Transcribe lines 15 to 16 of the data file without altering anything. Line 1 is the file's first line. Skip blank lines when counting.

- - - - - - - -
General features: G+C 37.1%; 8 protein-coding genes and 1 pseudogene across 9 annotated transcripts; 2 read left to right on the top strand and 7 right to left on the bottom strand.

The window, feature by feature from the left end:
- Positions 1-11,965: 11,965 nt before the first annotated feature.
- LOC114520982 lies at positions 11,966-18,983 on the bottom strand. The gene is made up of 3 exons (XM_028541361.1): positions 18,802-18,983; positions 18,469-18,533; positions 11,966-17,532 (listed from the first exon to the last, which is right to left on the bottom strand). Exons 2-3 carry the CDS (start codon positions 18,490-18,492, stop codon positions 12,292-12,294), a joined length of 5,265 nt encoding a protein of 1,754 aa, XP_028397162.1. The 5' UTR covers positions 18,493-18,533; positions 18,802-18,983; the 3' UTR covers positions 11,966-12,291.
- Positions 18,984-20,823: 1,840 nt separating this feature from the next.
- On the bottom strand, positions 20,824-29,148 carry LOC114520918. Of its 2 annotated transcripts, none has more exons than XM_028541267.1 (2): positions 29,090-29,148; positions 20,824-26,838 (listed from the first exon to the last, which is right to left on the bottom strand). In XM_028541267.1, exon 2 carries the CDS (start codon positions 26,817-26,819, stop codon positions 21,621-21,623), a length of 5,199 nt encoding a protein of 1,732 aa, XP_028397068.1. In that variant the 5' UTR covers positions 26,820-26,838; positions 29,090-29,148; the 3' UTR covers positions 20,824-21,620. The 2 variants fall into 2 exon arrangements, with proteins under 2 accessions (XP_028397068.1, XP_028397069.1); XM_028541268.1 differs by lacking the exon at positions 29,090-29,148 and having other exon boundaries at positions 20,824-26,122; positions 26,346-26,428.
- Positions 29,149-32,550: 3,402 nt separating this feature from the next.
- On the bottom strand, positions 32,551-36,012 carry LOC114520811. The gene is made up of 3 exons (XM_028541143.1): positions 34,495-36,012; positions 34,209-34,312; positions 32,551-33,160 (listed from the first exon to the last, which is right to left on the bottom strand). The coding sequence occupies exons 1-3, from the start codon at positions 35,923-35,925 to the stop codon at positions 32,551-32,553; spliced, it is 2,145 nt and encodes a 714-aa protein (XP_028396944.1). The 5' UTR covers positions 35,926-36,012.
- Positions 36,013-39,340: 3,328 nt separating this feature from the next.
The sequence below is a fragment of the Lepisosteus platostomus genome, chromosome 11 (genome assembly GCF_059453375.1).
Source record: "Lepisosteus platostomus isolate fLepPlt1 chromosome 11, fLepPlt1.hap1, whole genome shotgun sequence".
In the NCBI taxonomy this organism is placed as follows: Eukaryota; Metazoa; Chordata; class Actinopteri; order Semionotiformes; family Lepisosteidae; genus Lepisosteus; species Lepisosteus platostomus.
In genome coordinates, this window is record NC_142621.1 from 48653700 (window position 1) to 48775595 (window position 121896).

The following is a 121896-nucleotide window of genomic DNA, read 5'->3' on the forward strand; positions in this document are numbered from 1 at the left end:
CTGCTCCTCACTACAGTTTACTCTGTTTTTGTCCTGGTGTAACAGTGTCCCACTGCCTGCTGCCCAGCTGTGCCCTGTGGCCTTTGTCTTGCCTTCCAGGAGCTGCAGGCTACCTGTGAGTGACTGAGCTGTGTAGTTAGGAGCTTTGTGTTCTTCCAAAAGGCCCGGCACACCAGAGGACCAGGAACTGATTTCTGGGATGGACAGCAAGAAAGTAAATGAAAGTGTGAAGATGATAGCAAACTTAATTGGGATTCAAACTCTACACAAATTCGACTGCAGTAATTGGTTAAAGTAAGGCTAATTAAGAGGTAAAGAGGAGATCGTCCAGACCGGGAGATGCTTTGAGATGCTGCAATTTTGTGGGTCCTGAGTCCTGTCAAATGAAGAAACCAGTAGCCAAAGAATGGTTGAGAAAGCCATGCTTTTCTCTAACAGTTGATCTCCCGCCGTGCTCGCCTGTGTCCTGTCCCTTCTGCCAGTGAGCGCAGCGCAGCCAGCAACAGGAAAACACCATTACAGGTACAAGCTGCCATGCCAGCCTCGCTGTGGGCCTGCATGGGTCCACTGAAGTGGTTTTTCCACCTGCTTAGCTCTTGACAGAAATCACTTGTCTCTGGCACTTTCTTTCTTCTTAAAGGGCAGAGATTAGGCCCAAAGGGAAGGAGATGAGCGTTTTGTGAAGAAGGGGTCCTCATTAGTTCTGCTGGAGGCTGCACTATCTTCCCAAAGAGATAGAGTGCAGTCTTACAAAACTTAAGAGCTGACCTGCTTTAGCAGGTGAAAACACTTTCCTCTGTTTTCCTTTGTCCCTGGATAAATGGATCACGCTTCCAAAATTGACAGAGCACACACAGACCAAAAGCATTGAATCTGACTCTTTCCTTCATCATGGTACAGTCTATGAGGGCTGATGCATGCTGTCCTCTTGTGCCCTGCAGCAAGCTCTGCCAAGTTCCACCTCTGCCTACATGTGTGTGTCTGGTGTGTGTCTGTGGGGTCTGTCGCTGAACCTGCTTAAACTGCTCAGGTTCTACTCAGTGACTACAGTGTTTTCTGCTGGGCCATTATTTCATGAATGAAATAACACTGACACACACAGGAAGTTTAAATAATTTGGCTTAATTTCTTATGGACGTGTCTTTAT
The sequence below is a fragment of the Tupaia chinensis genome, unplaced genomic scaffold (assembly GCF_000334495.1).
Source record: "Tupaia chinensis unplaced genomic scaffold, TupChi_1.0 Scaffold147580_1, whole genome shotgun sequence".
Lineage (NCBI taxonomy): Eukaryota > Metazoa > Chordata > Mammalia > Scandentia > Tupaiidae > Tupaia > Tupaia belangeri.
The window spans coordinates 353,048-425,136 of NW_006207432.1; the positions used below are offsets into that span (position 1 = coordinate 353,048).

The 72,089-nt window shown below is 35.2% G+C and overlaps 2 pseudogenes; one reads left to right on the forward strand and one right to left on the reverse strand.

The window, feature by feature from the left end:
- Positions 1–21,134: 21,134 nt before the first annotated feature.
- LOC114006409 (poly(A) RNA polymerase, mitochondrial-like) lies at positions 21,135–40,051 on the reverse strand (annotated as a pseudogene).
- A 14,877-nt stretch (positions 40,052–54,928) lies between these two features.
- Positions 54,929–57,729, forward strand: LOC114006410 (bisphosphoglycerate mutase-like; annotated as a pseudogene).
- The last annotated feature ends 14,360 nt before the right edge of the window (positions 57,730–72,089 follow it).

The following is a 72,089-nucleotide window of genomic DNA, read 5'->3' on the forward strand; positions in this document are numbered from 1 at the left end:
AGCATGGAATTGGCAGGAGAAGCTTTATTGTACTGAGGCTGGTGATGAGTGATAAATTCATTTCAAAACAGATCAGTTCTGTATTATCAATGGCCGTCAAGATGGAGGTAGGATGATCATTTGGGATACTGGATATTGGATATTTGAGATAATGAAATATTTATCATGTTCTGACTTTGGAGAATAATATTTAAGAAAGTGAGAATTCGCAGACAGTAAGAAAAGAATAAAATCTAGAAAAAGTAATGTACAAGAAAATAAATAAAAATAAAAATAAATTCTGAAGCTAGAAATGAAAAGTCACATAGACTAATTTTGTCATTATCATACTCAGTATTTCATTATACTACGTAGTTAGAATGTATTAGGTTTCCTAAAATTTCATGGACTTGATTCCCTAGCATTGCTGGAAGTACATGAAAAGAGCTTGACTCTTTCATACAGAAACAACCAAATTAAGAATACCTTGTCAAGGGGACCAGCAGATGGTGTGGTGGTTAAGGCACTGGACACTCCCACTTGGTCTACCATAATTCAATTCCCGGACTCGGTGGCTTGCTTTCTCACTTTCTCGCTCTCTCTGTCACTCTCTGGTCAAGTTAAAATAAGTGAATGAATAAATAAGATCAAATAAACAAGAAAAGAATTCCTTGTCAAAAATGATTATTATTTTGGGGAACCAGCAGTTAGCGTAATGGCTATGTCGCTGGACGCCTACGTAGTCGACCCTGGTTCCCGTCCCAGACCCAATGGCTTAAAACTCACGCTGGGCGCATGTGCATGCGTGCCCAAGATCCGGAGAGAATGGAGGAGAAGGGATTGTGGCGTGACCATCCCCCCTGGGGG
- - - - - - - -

CTGCTCCTCACTACAGTTTACTCTGTTTTTGTCCTGGTGTAACAGTGTCCCACTGCCTGCTGCCCAGCTGTGCCCTGTGGCCTTTGTCTTGCCTTCCAGGAGCTGCAGGCTACCTGTGAGTGACTGAGCTGTGTAGTTAGGAGCTTTGTGTTCTTCCAAAAGGCCCGGCACACCAGAGGACCAGGAACTGATTTCTGGGATGGACAGCAAGAAAGTAAATGAAAGTGTGAAGATGATAGCAAACTTAATTGGGATTCAAACTCTACACAAATTCGACTGCAGTAATTGGTTAAAGTAAGGCTAATTAAGAGGTAAAGAGGAGATCGTCCAGACCGGGAGATGCTTTGAGATGCTGCAATTTTGTGGGTCCTGAGTCCTGTCAAATGAAGAAACCAGTAGCCAAAGAATGGTTGAGAAAGCCATGCTTTTCTCTAACAGTTGATCTCCCGCCGTGCTCGCCTGTGTCCTGTCCCTTCTGCCAGTGAGCGCAGCGCAGCCAGCAACAGGAAAACACCATTACAGGTACAAGCTGCCATGCCAGCCTCGCTGTGGGCCTGCATGGGTCCACTGAAGTGGTTTTTCCACCTGCTTAGCTCTTGACAGAAATCACTTGTCTCTGGCACTTTCTTTCTTCTTAAAGGGCAGAGATTAGGCCCAAAGGGAAGGAGATGAGCGTTTTGTGAAGAAGGGGTCCTCATTAGTTCTGCTGGAGGCTGCACTATCTTCCCAAAGAGATAGAGTGCAGTCTTACAAAACTTAAGAGCTGACCTGCTTTAGCAGGTGAAAACACTTTCCTCTGTTTTCCTTTGTCCCTGGATAAATGGATCACGCTTCCAAAATTGACAGAGCACACACAGACCAAAAGCATTGAATCTGACTCTTTCCTTCATCATGGTACAGTCTATGAGGGCTGATGCATGCTGTCCTCTTGTGCCCTGCAGCAAGCTCTGCCAAGTTCCACCTCTGCCTACATGTGTGTGTCTGGTGTGTGTCTGTGGGGTCTGTCGCTGAACCTGCTTAAACTGCTCAGGTTCTACTCAGTGACTACAGTGTTTTCTGCTGGGCCATTATTTCATGAATGAAATAACACTGACACACACAGGAAGTTTAAATAATTTGGCTTAATTTCTTATGGACGTGTCTTTAT
The sequence below is a fragment of the Tupaia chinensis genome, unplaced genomic scaffold (assembly GCF_000334495.1).